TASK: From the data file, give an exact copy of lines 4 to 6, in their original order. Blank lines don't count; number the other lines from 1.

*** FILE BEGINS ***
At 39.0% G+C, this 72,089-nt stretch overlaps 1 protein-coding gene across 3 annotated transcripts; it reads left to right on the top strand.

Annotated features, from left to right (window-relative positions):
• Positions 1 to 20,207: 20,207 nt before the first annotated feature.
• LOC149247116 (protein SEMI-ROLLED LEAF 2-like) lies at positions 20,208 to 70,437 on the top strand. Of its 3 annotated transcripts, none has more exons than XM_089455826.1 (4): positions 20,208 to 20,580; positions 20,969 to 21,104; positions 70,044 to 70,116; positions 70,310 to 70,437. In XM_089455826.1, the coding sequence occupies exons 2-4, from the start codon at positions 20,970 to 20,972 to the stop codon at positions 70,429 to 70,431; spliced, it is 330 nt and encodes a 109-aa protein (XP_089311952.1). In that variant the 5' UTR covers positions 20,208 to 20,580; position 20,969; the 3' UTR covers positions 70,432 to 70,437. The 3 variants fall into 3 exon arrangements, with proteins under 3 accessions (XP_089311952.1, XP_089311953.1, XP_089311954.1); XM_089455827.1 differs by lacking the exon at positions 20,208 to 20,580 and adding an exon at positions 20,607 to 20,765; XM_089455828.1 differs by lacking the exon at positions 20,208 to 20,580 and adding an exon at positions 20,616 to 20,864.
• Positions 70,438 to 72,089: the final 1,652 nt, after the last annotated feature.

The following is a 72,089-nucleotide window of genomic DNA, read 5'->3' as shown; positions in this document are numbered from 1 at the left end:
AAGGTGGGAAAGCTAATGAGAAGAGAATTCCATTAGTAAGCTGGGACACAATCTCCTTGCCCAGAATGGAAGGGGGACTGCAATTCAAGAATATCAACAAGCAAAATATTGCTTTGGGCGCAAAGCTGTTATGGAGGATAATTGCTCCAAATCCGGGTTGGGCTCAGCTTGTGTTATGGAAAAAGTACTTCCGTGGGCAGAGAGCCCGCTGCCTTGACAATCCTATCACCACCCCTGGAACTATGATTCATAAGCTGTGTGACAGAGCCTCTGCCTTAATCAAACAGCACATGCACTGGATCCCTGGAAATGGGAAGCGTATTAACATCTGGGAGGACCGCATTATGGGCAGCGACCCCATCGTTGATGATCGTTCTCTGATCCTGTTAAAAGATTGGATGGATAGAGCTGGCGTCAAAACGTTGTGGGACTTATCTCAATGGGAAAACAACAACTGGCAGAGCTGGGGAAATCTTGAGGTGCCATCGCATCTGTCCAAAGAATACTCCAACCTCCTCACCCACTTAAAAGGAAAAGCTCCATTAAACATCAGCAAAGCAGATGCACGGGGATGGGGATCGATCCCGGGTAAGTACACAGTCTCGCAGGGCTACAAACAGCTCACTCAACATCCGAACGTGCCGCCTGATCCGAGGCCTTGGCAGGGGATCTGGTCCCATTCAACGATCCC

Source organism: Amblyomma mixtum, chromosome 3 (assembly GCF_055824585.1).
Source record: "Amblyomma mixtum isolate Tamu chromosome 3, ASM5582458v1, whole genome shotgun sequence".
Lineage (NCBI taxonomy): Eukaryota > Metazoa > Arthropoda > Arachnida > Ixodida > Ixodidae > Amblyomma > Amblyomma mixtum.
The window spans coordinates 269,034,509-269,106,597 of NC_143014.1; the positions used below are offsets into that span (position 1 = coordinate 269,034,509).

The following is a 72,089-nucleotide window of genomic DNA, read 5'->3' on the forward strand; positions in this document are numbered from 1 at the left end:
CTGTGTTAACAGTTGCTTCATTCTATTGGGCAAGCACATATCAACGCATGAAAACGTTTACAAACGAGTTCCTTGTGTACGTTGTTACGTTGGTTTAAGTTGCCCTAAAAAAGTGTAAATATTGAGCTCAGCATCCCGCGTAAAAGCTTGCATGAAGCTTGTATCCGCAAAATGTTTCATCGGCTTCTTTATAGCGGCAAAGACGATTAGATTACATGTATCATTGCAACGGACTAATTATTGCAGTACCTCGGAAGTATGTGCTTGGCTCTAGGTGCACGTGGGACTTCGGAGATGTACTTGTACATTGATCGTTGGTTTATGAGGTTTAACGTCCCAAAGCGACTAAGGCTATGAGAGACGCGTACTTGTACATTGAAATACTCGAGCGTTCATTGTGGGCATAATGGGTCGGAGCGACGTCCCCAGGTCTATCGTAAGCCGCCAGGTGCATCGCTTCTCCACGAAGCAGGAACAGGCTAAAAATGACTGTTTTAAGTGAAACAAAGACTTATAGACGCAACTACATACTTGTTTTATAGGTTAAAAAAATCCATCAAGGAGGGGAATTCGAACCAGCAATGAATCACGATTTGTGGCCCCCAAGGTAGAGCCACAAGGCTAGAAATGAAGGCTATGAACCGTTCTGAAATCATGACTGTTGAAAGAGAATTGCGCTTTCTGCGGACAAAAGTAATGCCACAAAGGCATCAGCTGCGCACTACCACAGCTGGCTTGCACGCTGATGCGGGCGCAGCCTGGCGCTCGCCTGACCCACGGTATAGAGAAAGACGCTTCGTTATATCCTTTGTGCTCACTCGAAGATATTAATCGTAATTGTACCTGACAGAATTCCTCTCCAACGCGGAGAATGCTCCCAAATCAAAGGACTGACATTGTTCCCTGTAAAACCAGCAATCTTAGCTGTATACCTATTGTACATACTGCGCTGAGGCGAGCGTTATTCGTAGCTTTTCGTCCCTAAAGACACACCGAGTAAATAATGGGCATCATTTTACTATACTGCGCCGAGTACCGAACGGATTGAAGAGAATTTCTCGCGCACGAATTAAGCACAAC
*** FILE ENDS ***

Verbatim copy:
• LOC149247116 (protein SEMI-ROLLED LEAF 2-like) lies at positions 20,208 to 70,437 on the top strand. Of its 3 annotated transcripts, none has more exons than XM_089455826.1 (4): positions 20,208 to 20,580; positions 20,969 to 21,104; positions 70,044 to 70,116; positions 70,310 to 70,437. In XM_089455826.1, the coding sequence occupies exons 2-4, from the start codon at positions 20,970 to 20,972 to the stop codon at positions 70,429 to 70,431; spliced, it is 330 nt and encodes a 109-aa protein (XP_089311952.1). In that variant the 5' UTR covers positions 20,208 to 20,580; position 20,969; the 3' UTR covers positions 70,432 to 70,437. The 3 variants fall into 3 exon arrangements, with proteins under 3 accessions (XP_089311952.1, XP_089311953.1, XP_089311954.1); XM_089455827.1 differs by lacking the exon at positions 20,208 to 20,580 and adding an exon at positions 20,607 to 20,765; XM_089455828.1 differs by lacking the exon at positions 20,208 to 20,580 and adding an exon at positions 20,616 to 20,864.
• Positions 70,438 to 72,089: the final 1,652 nt, after the last annotated feature.

The following is a 72,089-nucleotide window of genomic DNA, read 5'->3' as shown; positions in this document are numbered from 1 at the left end: